Panning for gold in a dependent-sea of genes

From the Emerman Lab, Human Biology and Basic Sciences Divisions

Despite decades of research and several important breakthroughs, Human Immunodeficiency Virus (HIV) remains a prominent public health threat with no cure which has to this point claimed roughly 40 million lives. Like most small RNA viruses, HIV only contains a meager proportion of the genes it needs to survive; thus, the virus needs to hijack the biological machinery of its host cells to replicate and spread. Identifying which specific pieces of this host machinery are important for the virus—so-called ‘host dependency factors’—is crucial for understanding HIV replication and designing strategies for effecting HIV cures. The Emerman Lab in the Human Biology and Basic Science Divisions at Fred Hutch has studied the biology of HIV for over thirty years. In their recent work, published in mBio and led by Dr. Vanessa Montoya, the group has helped bring the study of HIV dependency factors into today’s high-throughput, CRISPR-fueled era of discovery.

At its heart, Montoya’s strategy to identify HIV host dependency factors centers on an innovative high-throughput technology recently developed by the Emerman Lab called HIV-CRISPR. The method leverages the genome-editing capabilities of CRISPR-Cas9 and the mechanics of HIV infection to systematically screen for host genes critical for HIV function. First, using a different genome-integrating lentivirus, the team generates a collection of T-cells (the primary cell type targeted by HIV in infected hosts), each of which expresses Cas9 and a guide RNA that directs Cas9 to delete a single gene from the host cell genome. Then, they expose this population of modified T-cells to HIV, but there’s a catch: they’ve modified the CRISPR vector so that, upon HIV infection, the guide RNA is incorporated into newly produced virions, which then burst from the infected cells. In a situation where a cell is missing a gene essential for any stage of the HIV life cycle, HIV won’t efficiently infect and replicate in that cell, so that specific guide RNA (corresponding to the essential gene) will not be packaged into newly formed virions and released. By using sequencing to detect guide RNA sequences which are underrepresented in the pool of released viruses, the team is thus able to infer that these guides target genes which are potential HIV host dependency factors.

A female scientists wades in a river containing DNA fragments
An artistic rendering of a scientist 'panning for gold' in a sea of genes, highlighting new discovery-based approaches made possible by CRISPR-based technologies. Image generted by the author using DALL-E 2.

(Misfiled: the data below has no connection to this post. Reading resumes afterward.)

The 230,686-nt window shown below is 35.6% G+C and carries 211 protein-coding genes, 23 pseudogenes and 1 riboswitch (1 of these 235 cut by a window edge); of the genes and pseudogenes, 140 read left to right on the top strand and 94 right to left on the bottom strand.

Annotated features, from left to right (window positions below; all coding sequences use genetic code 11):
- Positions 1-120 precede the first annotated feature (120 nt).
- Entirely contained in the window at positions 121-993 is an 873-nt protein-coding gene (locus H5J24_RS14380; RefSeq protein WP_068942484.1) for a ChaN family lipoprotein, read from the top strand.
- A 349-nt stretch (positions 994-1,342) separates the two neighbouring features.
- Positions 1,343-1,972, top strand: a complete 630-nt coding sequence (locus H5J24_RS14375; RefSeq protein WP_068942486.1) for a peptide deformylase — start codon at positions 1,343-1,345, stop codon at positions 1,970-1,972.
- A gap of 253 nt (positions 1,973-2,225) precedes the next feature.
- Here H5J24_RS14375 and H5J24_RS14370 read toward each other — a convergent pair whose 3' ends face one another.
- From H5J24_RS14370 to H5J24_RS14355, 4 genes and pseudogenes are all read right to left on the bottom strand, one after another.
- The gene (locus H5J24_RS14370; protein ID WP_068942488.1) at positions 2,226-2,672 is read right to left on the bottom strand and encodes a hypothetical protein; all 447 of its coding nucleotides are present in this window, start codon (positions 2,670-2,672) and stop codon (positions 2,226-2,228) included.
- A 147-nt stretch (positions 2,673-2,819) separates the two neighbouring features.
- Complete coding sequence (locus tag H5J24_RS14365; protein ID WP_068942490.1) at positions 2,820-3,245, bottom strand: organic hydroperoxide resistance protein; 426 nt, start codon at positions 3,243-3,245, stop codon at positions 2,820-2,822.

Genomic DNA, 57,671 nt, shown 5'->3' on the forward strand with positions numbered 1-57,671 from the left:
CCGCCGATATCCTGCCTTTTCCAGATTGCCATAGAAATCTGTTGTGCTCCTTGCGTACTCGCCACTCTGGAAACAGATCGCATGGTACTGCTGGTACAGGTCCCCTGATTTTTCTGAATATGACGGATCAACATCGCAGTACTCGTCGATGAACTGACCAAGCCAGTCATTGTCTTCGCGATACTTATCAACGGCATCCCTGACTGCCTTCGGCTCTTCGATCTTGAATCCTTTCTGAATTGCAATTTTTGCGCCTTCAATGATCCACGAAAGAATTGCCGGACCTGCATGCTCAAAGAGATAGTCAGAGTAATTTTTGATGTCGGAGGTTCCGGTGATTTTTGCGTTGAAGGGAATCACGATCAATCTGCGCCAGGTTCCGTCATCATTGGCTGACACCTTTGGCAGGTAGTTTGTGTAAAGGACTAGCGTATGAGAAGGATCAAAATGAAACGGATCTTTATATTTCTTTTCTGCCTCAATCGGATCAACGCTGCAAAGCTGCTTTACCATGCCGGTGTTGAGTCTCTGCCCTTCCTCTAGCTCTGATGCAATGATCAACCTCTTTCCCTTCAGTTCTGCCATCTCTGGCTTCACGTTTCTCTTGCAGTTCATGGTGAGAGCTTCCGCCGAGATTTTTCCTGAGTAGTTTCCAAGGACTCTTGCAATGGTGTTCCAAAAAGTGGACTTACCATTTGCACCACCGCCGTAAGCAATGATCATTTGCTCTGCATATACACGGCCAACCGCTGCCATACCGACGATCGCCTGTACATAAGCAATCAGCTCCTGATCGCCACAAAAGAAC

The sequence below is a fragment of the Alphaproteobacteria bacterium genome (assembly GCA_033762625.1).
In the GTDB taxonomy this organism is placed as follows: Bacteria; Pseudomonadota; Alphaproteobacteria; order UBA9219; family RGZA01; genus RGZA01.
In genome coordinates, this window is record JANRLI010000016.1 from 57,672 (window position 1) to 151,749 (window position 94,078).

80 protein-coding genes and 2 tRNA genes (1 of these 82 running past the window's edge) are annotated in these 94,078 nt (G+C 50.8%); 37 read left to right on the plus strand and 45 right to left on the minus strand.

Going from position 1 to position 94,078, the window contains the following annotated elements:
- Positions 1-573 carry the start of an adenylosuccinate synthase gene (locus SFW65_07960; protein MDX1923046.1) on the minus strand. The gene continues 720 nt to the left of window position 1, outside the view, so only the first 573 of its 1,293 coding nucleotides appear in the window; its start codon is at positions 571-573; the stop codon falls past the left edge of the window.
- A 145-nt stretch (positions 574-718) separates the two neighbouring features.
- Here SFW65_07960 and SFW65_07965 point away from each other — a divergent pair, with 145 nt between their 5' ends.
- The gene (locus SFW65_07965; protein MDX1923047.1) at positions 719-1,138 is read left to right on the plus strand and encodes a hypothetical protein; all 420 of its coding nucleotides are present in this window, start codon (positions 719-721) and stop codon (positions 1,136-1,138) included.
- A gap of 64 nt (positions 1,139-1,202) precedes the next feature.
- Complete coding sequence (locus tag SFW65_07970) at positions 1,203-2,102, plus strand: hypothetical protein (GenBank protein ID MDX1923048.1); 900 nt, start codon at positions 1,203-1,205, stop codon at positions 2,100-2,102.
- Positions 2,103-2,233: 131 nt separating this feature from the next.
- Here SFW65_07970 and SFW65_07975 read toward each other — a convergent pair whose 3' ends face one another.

With this powerful tool in hand, Montoya and colleagues implemented it in a line of T-cells which are naturally susceptible to HIV infection. After a suspenseful wait for the results to come back, they were delighted by what they found: not only had their screen returned a collection of previously known HIV dependency factors (giving the team confidence that their screen worked as they intended), but it had also identified many genes not previously thought to have a role in HIV biology. Using bioinformatic tools to summarize the cell processes represented by these top-scoring genes, Montoya found hits participating in nearly every stage of the HIV life cycle, from entry to viral RNA transcription and protein modification.

Not content with a single set of exciting discoveries, Dr. Montoya knew that—like all experiment biologists run—genome-wide screens aren’t perfect, and even ‘statistically significant’ hits may not check out on second look. So, to validate the results of the initial screen, she used the hits from the initial, genome-wide HIV-CRISPR screen to design a second, smaller guide RNA library comprising the top 500 hits, along with ample positive and negative controls. This approach also gave the team another powerful opportunity: since a smaller screen is less resource-intensive to run, they could use this smaller library to screen multiple HIV strains, resulting in a high-confidence list of both strain-specific and global bona fide HIV dependency factors.

Applying their smaller, targeted screen to five genetically distinct strains of HIV-1 virus, Montoya and colleagues were rewarded with good news—of the hits identified in their original, genome-wide screen, 88% were validated in subsequent targeted screens and infection experiments. Considering previously characterized HIV dependency factors, the team estimates that they’ve discovered a whopping 140 novel HIV dependency factors using their approach. This list includes genes involved in processes as diverse as protein degradation, transcription, and RNA splicing, among many others. With abundant replication and thoughtful controls, the study is a tour de force of reproducible science in today’s era of large-scale discovery-focused approaches. The team is following up with mechanistic studies on some of their hits but admits that there are simply too many novel dependency factors here for any one lab to investigate: they hope that these results can serve as an invaluable resource to the community of scientists seeking to better understand how HIV functions and use that knowledge to defeat this virus once and for all.

The spotlighted research was funded by the National Institutes of Health.

Fred Hutch/University of Washington/Seattle Children’s Cancer Consortium member Dr. Michael Emerman contributed to this study.

Montoya, V. R., Ready, T. M., Felton, A., Fine, S. R., OhAinle, M., & Emerman, M. (2023). A Virus-Packageable CRISPR System Identifies Host Dependency Factors Co-Opted by Multiple HIV-1 Strains. MBio, 14(1), e00009-23.